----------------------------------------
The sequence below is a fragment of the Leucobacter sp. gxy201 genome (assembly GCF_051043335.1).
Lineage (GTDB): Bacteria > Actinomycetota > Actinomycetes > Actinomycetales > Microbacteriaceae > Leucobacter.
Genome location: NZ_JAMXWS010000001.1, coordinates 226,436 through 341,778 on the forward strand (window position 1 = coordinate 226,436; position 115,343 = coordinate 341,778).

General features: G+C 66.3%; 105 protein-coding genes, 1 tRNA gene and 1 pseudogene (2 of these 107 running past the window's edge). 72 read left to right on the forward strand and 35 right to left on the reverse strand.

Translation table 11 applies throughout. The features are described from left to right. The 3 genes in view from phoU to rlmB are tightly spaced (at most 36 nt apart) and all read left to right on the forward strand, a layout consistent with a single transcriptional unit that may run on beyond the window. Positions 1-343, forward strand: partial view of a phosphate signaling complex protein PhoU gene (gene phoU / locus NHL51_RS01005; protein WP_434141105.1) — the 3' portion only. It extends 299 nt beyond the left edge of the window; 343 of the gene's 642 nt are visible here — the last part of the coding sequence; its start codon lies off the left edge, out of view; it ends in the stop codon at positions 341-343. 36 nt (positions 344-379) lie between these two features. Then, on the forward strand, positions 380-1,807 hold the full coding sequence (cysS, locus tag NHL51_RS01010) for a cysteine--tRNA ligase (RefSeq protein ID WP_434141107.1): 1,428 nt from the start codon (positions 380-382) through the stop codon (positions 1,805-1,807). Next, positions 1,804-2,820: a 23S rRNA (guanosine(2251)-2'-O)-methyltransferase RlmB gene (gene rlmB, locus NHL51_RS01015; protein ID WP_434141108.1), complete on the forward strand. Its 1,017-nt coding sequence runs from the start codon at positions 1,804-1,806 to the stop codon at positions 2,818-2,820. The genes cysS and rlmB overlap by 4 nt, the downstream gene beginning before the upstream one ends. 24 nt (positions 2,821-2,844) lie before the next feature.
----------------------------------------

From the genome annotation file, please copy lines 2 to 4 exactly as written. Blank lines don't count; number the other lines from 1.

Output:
Lineage (GTDB): Bacteria > Actinomycetota > Actinomycetes > Actinomycetales > Microbacteriaceae > Leucobacter.
Genome location: NZ_JAMXWS010000001.1, coordinates 226,436 through 341,778 on the forward strand (window position 1 = coordinate 226,436; position 115,343 = coordinate 341,778).

General features: G+C 66.3%; 105 protein-coding genes, 1 tRNA gene and 1 pseudogene (2 of these 107 running past the window's edge). 72 read left to right on the forward strand and 35 right to left on the reverse strand.